Many Coptic Christian activists viewed Pope Shenouda as a righteous yet weak-willed man so overcome with an obsession to placate the powers that be. The Coptic activists were in no mood to compromise. “There was a firm hope that the revolution would represent a break with the past, one characterized by a buildup of sectarian tension over the previous forty years, which culminated in the bombing of a church in Alexandria on 1 January 2011 that left twenty-five dead and over two-hundred injured, an act allegedly attributed to the [Mubarak era] State Security Investigations apparatus “.   

The author elaborates with a litany of atrocities committed against Copts, climaxing with the tragically infamous incident in Maspero, Cairo, where peaceful mainly Christian protesters were deliberately crushed by military vehicles in a “systematic manner”.

It did not take Christians long to realize what they had in their midst. Yet, from the perspective of the author, what set these events apart from what the Coptic tradition upholds as a long history of persecution that predates the advent of the Muslim era and harks back to Byzantine times, was a new determination to participate in national politics fearlessly in face of growing uncertainties and the systematic undermining by successive governments of full Coptic Christian Christian citizenship rights.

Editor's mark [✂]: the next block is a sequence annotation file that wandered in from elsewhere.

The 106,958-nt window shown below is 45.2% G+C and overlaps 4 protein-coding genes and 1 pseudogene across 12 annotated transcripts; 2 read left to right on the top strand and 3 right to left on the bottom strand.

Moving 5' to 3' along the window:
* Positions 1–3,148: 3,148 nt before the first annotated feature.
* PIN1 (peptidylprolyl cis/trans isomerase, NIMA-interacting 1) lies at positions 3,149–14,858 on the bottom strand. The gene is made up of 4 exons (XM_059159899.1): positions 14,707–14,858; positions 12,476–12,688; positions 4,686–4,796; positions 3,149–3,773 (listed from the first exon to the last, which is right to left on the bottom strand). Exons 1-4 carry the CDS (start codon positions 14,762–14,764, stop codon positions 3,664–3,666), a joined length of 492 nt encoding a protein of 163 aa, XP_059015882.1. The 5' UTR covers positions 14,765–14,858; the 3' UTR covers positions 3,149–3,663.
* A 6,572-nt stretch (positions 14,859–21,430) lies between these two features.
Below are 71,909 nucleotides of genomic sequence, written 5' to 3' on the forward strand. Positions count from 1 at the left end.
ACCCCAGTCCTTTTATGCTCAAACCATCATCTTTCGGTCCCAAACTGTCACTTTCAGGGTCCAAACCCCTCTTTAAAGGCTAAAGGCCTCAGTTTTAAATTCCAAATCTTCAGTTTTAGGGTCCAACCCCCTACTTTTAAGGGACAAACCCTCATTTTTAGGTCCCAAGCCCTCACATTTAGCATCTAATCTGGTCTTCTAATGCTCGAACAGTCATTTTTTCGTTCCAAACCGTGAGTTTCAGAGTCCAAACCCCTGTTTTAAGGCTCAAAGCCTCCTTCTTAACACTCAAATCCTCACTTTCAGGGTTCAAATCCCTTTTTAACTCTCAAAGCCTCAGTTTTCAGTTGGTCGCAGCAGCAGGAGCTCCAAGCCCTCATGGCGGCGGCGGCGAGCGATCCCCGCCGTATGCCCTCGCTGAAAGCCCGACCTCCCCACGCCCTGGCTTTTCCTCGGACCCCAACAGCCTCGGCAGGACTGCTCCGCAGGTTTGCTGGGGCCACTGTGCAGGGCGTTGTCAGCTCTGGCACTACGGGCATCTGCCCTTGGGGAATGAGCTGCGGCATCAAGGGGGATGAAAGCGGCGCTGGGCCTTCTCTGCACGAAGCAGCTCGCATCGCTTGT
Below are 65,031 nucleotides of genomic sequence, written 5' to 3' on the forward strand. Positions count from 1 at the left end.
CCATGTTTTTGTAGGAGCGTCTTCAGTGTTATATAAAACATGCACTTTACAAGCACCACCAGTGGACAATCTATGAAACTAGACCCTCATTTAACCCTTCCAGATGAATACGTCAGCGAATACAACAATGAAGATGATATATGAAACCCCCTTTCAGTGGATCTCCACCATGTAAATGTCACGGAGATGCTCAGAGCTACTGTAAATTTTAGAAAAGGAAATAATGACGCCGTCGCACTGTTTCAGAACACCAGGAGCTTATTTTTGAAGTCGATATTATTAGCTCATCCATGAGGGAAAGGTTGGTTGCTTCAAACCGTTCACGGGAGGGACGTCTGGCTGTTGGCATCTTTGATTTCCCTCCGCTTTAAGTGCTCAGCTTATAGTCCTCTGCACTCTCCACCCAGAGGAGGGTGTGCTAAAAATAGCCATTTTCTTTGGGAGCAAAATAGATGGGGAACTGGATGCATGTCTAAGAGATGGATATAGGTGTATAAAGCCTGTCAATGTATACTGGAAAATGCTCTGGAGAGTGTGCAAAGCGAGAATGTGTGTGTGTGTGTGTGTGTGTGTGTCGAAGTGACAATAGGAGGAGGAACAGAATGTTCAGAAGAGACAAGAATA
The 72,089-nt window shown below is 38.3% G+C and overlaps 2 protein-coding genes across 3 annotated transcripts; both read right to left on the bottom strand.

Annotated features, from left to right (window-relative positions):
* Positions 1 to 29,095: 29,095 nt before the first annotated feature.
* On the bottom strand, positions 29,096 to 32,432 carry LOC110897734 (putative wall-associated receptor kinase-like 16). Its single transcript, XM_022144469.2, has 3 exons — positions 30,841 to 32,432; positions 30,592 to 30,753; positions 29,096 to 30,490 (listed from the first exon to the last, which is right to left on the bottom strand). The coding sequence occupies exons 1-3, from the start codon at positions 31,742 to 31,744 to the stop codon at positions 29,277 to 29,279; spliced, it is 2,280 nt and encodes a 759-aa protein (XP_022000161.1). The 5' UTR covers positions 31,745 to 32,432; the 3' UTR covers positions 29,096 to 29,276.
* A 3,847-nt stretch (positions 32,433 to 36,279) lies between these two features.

That said, most politically active Copts consciously began to reject the very notion of a minority. The concept itself had extreme negative connotations. “The issue of the population of Copts as a percentage of the total population is one of those issues unsettled questions that has stirred intense political debate, because of the absence of adequate census data and because of questions regarding the credibility of data available,” Tadros notes.

And, she poses pertinent questions on this prickly topic. “On the question of availability, the last nationwide census, taken in 1987, indicated that Copts made up 5.6 per cent of the population.